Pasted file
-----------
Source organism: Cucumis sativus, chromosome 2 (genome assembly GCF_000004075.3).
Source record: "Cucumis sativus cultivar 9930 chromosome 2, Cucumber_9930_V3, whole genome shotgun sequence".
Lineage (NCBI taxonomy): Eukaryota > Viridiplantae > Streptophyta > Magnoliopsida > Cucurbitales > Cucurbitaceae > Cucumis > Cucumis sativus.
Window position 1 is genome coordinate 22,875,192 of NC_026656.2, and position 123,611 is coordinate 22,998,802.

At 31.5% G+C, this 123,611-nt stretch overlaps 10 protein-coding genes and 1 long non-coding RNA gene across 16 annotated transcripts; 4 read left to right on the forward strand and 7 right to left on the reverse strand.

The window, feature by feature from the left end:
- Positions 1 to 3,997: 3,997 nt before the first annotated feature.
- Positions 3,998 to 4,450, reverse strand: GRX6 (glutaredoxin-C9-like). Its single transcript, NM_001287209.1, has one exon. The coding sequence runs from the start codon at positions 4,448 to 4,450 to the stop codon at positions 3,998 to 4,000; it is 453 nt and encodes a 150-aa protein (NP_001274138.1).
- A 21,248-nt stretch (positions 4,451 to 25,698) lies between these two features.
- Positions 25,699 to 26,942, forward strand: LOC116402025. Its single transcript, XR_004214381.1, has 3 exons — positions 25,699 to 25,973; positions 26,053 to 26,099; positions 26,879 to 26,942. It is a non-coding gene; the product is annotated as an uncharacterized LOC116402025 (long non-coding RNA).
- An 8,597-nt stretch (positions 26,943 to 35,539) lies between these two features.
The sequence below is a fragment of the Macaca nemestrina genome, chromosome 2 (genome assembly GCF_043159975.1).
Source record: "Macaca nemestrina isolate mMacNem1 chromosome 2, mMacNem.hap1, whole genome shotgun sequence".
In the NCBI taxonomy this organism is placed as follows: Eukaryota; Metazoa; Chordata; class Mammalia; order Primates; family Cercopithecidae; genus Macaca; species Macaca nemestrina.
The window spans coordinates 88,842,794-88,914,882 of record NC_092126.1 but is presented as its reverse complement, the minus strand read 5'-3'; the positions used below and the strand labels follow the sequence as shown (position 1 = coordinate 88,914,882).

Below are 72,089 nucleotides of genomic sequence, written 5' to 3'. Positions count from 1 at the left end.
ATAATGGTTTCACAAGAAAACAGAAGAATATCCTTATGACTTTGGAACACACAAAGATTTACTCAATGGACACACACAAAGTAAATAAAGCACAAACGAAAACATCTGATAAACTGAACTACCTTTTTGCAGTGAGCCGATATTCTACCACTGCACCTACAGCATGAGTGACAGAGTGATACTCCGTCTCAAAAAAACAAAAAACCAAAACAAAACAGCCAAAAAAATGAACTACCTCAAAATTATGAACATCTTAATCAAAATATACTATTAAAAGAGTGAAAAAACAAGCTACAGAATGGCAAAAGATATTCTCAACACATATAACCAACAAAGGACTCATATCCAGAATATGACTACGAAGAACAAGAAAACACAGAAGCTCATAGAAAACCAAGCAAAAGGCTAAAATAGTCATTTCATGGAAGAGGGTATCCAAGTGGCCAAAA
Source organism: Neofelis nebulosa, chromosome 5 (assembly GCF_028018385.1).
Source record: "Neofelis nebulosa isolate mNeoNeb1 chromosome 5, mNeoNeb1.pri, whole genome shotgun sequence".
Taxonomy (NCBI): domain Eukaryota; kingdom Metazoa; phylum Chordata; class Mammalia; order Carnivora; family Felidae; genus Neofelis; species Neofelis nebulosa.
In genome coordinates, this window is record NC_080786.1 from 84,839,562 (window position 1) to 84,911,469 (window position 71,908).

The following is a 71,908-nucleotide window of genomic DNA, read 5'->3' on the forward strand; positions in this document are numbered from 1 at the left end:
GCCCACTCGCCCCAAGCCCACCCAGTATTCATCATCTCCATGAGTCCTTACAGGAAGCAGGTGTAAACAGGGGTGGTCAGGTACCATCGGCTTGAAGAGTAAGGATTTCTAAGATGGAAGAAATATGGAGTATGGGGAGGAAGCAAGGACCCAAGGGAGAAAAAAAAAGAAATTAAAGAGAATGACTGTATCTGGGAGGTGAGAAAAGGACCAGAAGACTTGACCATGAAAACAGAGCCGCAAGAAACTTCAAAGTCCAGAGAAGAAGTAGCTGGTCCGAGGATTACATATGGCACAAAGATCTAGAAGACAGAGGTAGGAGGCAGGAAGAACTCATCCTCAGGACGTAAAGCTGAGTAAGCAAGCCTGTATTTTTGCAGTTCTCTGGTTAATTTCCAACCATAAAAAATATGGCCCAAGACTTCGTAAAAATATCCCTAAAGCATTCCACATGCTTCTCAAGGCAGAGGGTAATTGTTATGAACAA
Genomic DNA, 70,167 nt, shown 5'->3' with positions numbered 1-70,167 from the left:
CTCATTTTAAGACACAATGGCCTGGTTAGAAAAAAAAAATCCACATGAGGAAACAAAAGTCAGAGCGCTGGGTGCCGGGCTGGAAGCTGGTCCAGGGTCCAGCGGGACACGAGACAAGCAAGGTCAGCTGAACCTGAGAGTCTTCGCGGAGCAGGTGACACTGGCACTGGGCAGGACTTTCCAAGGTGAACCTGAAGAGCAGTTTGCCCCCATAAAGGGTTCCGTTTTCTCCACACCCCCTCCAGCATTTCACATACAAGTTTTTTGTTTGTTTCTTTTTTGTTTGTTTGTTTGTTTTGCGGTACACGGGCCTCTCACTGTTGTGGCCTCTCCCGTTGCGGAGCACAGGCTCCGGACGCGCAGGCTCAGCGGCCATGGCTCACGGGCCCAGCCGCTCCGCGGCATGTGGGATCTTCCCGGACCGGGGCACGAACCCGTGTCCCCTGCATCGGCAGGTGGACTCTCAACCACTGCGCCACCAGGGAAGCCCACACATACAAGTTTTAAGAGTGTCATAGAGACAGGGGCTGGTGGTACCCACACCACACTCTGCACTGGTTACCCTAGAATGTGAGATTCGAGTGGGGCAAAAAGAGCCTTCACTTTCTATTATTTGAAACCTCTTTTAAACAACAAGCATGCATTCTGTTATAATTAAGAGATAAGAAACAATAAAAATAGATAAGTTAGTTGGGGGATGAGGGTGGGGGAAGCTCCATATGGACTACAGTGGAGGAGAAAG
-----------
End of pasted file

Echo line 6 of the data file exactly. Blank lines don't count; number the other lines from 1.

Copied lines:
The window, feature by feature from the left end: